Maximum Medical Improvement and Coordinated Claim Management
By Gary Anderberg, PhD
SVP Claim Analytics
The onset of an episode of disability, work-related or not, is usually pretty clear. Determining when an episode ends — and its impact on return-to-work (RTW) expectations — can be much more complex.
A great deal can hinge on the determination of “maximum medical improvement” (MMI). Have your MMI processes for non-occupational disability and workers’ compensation (WC) been reconciled across the board to ensure that all comply with the interactive process mandated under the Americans with Disabilities Act (ADA)?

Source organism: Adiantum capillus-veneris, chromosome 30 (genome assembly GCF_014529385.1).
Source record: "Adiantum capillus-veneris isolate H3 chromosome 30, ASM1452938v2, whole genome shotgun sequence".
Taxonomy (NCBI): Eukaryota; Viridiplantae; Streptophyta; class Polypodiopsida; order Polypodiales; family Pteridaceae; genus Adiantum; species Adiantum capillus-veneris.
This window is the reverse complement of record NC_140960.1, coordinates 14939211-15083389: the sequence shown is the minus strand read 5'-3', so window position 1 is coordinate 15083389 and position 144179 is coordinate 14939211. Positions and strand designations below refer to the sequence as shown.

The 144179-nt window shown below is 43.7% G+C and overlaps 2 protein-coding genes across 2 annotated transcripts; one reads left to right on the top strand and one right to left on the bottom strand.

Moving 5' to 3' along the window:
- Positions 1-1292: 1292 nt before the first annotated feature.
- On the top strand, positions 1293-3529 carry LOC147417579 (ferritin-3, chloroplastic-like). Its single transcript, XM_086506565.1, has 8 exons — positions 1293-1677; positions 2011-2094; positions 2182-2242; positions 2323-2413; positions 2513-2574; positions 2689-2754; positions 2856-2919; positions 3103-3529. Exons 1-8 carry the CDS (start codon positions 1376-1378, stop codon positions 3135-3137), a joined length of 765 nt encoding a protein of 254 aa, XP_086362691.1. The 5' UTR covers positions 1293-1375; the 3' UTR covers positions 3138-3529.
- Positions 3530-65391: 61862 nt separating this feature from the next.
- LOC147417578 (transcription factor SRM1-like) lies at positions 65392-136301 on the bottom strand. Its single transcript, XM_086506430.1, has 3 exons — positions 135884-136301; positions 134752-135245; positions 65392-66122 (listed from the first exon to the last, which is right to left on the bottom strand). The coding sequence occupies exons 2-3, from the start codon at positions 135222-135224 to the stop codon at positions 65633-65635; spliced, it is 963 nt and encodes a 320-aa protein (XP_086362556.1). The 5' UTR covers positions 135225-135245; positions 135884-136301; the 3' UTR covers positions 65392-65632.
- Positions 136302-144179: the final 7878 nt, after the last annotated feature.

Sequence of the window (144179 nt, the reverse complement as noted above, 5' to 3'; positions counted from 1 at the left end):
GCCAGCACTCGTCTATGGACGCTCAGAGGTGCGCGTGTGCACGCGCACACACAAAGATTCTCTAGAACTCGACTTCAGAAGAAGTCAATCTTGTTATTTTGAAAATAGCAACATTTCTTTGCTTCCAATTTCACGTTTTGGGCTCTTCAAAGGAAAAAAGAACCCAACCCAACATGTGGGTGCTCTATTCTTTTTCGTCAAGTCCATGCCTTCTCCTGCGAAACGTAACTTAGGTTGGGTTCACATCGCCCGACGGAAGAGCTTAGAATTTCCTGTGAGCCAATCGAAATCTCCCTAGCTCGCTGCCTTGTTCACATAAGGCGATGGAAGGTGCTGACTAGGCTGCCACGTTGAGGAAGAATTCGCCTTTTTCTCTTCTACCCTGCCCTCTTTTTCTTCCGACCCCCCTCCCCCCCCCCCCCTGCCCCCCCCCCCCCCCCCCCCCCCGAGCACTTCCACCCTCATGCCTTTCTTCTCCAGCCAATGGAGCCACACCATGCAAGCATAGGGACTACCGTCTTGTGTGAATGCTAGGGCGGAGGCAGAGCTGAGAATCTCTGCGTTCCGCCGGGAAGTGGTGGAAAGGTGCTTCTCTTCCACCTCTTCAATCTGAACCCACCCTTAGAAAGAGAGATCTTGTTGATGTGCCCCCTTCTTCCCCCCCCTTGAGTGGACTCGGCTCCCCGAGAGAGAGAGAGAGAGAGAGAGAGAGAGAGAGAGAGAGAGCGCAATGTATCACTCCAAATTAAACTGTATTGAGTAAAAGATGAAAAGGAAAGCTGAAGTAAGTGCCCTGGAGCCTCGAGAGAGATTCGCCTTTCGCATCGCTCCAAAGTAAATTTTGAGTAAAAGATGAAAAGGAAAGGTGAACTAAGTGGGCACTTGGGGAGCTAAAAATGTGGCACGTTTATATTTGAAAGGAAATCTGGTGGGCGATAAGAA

It’s an important question; to explain why, let’s start with the basics. MMI can be difficult to define with some claims in which a degree of residual disability remains after the person has recovered. That’s the point of an MMI determination; this person has healed and recovered function to the extent possible following the treatments and therapies applied after the accident or the onset of the illness. We prefer, of course, to think of people returning to 100% of pre-incident/illness function, but that doesn’t always happen. Residual disability is the situation we focus on here.
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